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D. D. Turner

Abstract

A new approach to retrieve microphysical properties from mixed-phase Arctic clouds is presented. This mixed-phase cloud property retrieval algorithm (MIXCRA) retrieves cloud optical depth, ice fraction, and the effective radius of the water and ice particles from ground-based, high-resolution infrared radiance and lidar cloud boundary observations. The theoretical basis for this technique is that the absorption coefficient of ice is greater than that of liquid water from 10 to 13 μm, whereas liquid water is more absorbing than ice from 16 to 25 μm. MIXCRA retrievals are only valid for optically thin (τ visible < 6) single-layer clouds when the precipitable water vapor is less than 1 cm. MIXCRA was applied to the Atmospheric Emitted Radiance Interferometer (AERI) data that were collected during the Surface Heat Budget of the Arctic Ocean (SHEBA) experiment from November 1997 to May 1998, where 63% of all of the cloudy scenes above the SHEBA site met this specification. The retrieval determined that approximately 48% of these clouds were mixed phase and that a significant number of clouds (during all 7 months) contained liquid water, even for cloud temperatures as low as 240 K. The retrieved distributions of effective radii for water and ice particles in single-phase clouds are shown to be different than the effective radii in mixed-phase clouds.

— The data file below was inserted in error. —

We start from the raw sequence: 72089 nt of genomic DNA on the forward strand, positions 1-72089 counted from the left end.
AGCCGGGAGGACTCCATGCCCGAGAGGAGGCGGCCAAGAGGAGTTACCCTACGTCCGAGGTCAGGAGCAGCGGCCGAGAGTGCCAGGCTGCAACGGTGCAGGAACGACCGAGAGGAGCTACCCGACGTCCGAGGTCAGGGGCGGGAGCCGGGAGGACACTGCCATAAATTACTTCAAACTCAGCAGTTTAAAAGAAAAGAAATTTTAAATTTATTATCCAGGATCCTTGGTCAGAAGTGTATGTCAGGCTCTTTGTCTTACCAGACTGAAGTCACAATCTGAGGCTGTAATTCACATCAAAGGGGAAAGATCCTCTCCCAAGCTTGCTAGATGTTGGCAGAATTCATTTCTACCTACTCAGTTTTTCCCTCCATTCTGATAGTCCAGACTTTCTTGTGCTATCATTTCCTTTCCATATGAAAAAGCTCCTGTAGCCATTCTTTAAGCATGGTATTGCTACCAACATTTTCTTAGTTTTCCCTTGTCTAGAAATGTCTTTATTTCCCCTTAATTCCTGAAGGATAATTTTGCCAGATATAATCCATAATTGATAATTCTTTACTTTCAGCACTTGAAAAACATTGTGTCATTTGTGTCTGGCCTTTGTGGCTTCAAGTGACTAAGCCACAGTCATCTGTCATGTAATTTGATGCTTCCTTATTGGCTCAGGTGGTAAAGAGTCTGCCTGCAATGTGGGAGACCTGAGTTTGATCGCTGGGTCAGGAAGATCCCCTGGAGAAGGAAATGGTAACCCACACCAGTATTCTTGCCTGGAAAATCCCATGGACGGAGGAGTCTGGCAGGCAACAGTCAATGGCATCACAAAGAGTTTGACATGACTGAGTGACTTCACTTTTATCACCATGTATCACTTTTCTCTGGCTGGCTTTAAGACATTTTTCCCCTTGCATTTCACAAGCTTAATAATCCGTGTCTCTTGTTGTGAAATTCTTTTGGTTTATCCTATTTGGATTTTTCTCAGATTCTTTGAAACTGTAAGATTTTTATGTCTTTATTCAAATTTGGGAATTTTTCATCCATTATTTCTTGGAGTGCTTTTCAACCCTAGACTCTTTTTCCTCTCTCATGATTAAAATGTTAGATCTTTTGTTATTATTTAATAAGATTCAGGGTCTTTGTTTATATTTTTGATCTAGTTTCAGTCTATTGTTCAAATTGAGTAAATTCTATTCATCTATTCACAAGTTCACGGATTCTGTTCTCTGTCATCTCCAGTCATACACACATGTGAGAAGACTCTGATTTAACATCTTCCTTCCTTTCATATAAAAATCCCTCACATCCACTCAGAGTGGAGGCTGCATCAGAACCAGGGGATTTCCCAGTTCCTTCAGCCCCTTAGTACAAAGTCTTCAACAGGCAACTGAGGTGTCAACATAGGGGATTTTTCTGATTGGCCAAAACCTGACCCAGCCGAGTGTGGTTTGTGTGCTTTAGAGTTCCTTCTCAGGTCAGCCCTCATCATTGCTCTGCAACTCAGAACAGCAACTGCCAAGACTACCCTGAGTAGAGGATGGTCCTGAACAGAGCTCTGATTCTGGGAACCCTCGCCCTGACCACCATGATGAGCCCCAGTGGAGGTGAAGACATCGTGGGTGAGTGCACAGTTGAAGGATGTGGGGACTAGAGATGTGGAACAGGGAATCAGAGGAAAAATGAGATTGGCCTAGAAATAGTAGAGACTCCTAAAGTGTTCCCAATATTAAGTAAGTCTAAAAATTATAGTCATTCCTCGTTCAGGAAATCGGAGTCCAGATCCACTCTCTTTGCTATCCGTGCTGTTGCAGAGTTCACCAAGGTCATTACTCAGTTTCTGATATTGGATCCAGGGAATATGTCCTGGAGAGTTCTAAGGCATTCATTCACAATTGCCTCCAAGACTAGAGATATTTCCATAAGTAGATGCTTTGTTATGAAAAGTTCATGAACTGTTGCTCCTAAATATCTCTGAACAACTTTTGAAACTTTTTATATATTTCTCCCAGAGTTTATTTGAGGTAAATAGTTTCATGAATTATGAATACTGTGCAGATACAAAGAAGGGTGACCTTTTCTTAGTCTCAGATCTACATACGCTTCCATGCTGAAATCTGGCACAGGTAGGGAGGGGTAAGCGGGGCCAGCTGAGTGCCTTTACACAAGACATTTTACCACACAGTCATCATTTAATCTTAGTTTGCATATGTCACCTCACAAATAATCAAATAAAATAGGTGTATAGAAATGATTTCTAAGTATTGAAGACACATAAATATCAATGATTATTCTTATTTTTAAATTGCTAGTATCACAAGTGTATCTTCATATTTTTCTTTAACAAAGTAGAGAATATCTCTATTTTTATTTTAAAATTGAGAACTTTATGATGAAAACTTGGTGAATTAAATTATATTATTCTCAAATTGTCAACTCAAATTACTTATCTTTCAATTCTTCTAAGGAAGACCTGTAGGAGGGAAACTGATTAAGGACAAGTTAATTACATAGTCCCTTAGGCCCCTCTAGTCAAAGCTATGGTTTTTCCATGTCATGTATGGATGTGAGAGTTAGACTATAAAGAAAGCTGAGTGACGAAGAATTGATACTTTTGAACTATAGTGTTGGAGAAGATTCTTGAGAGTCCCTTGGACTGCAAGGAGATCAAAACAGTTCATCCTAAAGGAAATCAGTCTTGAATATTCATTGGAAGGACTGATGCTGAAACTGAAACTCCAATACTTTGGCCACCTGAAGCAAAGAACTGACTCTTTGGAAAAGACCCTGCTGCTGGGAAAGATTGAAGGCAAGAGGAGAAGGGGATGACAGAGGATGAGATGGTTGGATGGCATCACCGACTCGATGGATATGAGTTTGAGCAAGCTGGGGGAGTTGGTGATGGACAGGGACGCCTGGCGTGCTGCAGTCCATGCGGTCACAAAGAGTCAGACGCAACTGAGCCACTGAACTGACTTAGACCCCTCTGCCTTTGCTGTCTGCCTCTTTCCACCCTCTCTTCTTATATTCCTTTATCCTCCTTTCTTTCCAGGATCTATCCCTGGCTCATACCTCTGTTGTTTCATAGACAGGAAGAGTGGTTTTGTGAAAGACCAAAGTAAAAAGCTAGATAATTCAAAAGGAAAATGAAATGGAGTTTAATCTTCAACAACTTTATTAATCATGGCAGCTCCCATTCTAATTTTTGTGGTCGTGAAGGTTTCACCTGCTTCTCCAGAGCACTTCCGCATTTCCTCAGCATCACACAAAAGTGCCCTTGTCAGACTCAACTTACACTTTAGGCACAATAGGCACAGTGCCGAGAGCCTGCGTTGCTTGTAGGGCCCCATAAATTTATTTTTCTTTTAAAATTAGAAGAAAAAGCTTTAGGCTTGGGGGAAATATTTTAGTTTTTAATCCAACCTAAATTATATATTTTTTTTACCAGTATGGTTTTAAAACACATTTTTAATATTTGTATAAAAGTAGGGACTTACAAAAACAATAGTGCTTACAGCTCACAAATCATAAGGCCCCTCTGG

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D. D. Turner and U. Löhnert

Abstract